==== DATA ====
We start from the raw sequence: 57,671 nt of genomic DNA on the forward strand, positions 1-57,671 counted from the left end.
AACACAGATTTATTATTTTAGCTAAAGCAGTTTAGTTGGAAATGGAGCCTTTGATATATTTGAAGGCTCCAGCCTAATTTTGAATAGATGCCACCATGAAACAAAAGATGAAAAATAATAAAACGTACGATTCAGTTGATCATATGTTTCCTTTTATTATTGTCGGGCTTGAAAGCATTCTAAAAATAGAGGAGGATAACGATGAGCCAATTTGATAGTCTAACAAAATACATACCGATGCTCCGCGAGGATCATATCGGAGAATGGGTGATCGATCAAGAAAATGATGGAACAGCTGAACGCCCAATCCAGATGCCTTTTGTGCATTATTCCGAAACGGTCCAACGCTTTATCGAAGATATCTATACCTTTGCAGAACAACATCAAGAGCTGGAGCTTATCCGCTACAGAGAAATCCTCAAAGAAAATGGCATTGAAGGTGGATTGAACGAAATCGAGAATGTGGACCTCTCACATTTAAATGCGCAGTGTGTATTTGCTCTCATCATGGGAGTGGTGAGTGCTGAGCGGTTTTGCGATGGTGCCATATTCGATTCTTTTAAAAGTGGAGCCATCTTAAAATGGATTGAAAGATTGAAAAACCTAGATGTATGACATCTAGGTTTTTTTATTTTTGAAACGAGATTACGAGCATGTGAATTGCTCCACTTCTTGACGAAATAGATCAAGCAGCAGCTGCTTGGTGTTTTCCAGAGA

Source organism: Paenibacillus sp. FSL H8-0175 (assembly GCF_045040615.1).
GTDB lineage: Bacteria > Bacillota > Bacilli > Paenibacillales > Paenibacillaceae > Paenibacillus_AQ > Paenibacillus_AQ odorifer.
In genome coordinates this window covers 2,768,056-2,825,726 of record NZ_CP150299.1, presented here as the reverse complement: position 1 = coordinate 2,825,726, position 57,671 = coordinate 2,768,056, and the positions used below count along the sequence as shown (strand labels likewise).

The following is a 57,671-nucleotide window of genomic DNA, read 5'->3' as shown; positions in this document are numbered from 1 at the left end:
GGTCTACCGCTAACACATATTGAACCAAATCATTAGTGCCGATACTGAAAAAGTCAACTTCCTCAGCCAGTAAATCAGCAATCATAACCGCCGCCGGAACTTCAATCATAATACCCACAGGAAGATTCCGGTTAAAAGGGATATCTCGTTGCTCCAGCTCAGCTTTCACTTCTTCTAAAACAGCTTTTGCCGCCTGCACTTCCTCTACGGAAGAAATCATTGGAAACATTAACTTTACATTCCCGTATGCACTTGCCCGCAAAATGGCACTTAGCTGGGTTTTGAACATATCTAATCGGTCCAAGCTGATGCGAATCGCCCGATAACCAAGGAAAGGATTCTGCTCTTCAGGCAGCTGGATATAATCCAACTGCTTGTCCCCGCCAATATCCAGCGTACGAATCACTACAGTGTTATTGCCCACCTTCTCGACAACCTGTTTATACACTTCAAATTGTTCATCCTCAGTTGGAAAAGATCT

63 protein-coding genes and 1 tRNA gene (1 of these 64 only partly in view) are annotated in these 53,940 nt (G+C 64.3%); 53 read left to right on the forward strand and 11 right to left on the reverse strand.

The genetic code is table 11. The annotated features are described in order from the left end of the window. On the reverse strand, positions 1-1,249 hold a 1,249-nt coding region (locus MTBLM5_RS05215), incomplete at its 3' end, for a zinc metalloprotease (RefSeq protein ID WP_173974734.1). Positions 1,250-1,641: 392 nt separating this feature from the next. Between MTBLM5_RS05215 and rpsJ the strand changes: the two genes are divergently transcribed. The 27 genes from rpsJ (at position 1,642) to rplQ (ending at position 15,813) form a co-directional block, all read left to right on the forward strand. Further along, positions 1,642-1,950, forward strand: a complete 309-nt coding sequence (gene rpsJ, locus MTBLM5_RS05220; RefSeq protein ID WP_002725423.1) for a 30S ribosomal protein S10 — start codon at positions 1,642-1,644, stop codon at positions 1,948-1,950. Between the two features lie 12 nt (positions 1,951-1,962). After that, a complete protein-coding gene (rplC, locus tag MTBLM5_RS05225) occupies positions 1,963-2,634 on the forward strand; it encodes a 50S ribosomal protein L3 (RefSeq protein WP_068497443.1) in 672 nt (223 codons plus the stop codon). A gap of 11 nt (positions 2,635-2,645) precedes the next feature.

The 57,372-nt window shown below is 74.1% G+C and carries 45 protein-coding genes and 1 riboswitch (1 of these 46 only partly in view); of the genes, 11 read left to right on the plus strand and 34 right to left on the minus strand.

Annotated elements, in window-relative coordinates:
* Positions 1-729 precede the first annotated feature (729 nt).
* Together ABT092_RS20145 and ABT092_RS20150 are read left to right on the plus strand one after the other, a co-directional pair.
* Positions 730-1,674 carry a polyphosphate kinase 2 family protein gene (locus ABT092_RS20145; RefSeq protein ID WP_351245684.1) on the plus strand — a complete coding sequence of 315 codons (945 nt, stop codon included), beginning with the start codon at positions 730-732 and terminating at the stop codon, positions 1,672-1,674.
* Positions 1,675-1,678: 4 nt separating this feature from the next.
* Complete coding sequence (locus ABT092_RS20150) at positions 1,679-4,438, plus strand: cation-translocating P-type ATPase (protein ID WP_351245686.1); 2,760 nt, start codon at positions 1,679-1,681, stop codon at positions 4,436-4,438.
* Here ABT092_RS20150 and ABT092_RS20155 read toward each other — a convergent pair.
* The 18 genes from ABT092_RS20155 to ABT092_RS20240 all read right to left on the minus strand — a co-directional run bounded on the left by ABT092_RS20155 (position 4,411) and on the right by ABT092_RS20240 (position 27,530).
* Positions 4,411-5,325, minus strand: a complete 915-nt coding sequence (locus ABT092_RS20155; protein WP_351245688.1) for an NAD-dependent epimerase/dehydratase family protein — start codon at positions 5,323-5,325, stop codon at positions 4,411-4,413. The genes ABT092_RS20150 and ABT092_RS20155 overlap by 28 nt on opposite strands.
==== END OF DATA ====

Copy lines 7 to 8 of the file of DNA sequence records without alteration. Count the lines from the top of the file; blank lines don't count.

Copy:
GGTCTACCGCTAACACATATTGAACCAAATCATTAGTGCCGATACTGAAAAAGTCAACTTCCTCAGCCAGTAAATCAGCAATCATAACCGCCGCCGGAACTTCAATCATAATACCCACAGGAAGATTCCGGTTAAAAGGGATATCTCGTTGCTCCAGCTCAGCTTTCACTTCTTCTAAAACAGCTTTTGCCGCCTGCACTTCCTCTACGGAAGAAATCATTGGAAACATTAACTTTACATTCCCGTATGCACTTGCCCGCAAAATGGCACTTAGCTGGGTTTTGAACATATCTAATCGGTCCAAGCTGATGCGAATCGCCCGATAACCAAGGAAAGGATTCTGCTCTTCAGGCAGCTGGATATAATCCAACTGCTTGTCCCCGCCAATATCCAGCGTACGAATCACTACAGTGTTATTGCCCACCTTCTCGACAACCTGTTTATACACTTCAAATTGTTCATCCTCAGTTGGAAAAGATCT

63 protein-coding genes and 1 tRNA gene (1 of these 64 only partly in view) are annotated in these 53,940 nt (G+C 64.3%); 53 read left to right on the forward strand and 11 right to left on the reverse strand.